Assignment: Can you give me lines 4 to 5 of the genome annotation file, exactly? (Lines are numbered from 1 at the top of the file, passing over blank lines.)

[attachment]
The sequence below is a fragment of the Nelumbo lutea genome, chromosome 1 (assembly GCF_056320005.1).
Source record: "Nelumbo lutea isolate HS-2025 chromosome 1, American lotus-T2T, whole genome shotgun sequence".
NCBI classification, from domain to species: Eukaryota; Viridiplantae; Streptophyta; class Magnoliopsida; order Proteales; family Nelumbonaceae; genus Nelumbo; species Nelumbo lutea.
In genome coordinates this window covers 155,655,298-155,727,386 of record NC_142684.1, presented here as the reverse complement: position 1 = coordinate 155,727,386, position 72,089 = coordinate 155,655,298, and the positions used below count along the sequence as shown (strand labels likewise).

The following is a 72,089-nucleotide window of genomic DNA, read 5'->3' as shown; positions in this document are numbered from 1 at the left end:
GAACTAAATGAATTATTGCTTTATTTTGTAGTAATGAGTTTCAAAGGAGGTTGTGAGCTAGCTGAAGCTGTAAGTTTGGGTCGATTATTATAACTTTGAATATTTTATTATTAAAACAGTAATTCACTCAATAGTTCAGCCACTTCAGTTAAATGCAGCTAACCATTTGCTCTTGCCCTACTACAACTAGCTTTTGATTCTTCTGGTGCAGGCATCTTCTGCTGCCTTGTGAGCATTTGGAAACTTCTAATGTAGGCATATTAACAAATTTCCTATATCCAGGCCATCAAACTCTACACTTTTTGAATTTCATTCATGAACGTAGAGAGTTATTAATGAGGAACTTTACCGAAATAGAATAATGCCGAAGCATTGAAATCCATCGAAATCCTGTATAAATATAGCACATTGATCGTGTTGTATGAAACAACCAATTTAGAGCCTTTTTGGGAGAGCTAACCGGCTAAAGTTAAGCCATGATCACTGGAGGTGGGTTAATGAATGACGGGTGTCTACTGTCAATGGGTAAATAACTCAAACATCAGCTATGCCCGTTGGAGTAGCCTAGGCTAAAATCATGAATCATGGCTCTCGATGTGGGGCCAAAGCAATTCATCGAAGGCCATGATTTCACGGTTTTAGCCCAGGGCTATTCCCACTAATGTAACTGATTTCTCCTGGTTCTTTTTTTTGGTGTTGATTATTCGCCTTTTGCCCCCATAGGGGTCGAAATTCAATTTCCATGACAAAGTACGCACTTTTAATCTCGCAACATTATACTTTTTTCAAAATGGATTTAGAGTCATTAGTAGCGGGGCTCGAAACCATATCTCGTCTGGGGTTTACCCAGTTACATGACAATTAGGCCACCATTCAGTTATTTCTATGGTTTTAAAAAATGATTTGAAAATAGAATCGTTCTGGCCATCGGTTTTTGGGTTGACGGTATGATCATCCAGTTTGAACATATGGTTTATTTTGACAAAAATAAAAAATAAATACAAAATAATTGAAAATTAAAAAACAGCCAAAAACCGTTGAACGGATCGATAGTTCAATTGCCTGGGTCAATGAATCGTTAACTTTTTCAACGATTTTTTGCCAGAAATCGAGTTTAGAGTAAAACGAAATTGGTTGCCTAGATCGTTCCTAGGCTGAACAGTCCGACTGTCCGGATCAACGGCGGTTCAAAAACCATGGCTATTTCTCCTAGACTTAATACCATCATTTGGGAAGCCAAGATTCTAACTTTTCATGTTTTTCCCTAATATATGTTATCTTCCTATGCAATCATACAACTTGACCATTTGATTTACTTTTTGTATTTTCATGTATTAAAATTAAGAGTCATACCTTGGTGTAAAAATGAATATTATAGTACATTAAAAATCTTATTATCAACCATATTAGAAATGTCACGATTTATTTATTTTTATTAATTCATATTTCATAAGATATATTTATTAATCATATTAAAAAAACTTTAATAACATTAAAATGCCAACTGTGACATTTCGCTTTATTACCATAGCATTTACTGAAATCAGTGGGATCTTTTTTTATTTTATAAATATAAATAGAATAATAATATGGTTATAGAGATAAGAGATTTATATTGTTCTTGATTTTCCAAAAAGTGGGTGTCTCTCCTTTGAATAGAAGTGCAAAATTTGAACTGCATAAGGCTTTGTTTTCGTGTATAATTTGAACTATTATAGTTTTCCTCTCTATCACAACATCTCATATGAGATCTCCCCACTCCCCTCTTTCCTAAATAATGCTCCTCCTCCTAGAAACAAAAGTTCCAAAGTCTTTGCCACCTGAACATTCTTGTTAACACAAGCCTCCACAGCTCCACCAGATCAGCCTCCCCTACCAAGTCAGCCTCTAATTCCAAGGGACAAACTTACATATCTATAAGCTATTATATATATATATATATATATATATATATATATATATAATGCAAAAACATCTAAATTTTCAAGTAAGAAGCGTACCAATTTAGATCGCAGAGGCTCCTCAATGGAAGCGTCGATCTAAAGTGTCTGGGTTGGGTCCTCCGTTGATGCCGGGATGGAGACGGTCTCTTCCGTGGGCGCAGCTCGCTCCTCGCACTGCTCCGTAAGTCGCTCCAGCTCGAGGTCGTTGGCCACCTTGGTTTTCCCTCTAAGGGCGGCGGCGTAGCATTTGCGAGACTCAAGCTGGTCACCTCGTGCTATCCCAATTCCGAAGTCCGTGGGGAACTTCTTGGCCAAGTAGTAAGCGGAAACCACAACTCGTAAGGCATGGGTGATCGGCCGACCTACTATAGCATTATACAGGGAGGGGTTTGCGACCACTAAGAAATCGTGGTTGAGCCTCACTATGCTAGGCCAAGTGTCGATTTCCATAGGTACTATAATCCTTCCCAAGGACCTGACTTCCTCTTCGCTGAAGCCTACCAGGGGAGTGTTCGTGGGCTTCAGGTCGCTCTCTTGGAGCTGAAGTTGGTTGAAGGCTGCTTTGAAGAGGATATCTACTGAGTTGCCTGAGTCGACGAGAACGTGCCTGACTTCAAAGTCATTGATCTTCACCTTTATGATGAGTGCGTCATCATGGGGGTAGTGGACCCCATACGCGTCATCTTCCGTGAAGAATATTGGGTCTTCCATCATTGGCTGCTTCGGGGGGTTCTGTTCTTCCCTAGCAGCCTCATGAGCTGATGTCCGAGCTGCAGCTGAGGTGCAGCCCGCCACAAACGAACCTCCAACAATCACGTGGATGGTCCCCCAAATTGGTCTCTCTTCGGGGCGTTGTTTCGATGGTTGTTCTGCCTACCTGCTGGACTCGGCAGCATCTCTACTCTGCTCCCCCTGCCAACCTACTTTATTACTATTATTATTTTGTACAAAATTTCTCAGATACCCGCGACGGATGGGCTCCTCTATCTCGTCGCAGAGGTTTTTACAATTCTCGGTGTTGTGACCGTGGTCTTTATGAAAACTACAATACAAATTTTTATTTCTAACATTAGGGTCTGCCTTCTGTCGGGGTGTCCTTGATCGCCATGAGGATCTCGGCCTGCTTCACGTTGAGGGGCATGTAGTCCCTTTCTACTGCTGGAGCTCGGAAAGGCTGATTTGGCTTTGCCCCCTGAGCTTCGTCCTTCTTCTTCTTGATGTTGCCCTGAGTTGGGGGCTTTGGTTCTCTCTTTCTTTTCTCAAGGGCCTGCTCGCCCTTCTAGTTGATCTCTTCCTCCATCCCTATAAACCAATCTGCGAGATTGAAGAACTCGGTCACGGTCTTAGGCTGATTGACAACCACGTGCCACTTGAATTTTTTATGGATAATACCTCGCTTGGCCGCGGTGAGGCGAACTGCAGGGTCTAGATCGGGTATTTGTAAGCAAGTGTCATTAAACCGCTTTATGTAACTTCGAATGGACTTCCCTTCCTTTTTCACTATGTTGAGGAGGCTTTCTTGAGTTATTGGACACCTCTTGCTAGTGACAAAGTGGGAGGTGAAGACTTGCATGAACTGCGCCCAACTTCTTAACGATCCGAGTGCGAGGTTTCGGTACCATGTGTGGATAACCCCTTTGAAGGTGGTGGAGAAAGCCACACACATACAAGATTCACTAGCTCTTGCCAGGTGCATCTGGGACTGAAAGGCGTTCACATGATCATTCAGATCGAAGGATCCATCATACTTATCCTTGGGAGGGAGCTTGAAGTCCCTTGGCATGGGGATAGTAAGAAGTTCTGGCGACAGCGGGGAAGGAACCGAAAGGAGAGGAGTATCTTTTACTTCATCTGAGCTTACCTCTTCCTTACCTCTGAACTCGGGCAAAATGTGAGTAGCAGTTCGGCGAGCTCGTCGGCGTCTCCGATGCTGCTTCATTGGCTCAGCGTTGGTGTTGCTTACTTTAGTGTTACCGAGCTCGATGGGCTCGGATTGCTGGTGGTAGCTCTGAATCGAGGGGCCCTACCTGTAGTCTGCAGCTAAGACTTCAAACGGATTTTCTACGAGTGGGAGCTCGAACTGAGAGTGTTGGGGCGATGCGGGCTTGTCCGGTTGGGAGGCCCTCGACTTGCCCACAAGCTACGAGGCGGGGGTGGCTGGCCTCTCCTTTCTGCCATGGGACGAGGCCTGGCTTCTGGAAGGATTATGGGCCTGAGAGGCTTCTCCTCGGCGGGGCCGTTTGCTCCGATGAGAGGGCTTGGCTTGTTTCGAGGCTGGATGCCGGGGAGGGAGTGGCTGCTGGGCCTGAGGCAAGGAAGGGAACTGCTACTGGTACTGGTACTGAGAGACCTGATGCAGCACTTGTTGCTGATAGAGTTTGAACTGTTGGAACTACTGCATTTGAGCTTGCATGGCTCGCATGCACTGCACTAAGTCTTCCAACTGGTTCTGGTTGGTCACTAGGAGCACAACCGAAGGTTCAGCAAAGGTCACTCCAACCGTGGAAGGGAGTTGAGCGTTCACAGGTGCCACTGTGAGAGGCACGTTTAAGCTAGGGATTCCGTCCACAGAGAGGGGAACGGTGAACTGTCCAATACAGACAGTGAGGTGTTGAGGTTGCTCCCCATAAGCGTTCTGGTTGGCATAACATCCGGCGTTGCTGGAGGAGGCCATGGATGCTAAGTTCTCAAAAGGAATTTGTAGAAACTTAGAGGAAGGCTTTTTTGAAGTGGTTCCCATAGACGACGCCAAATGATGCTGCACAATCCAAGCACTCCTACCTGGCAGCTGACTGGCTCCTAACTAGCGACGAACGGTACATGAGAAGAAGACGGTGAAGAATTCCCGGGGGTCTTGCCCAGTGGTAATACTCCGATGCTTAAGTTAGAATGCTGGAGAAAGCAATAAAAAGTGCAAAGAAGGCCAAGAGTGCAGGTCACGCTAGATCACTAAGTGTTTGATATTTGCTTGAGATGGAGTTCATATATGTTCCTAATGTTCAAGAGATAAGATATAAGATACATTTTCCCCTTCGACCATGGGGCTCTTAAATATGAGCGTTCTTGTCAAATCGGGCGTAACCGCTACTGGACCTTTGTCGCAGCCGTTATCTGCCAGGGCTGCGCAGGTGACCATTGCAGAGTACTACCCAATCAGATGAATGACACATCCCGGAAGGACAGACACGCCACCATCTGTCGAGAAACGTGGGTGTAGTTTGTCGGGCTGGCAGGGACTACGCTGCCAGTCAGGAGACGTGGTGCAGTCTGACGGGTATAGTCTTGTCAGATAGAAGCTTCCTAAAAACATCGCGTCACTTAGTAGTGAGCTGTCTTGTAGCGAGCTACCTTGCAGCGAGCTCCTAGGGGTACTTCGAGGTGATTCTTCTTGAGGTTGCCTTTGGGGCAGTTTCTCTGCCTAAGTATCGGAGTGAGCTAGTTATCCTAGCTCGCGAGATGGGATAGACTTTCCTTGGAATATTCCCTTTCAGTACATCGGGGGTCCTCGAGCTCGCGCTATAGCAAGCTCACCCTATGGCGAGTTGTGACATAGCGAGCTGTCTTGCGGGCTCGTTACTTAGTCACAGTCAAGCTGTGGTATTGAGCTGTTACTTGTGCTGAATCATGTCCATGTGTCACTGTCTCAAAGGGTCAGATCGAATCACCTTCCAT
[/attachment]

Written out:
In genome coordinates this window covers 155,655,298-155,727,386 of record NC_142684.1, presented here as the reverse complement: position 1 = coordinate 155,727,386, position 72,089 = coordinate 155,655,298, and the positions used below count along the sequence as shown (strand labels likewise).

The following is a 72,089-nucleotide window of genomic DNA, read 5'->3' as shown; positions in this document are numbered from 1 at the left end: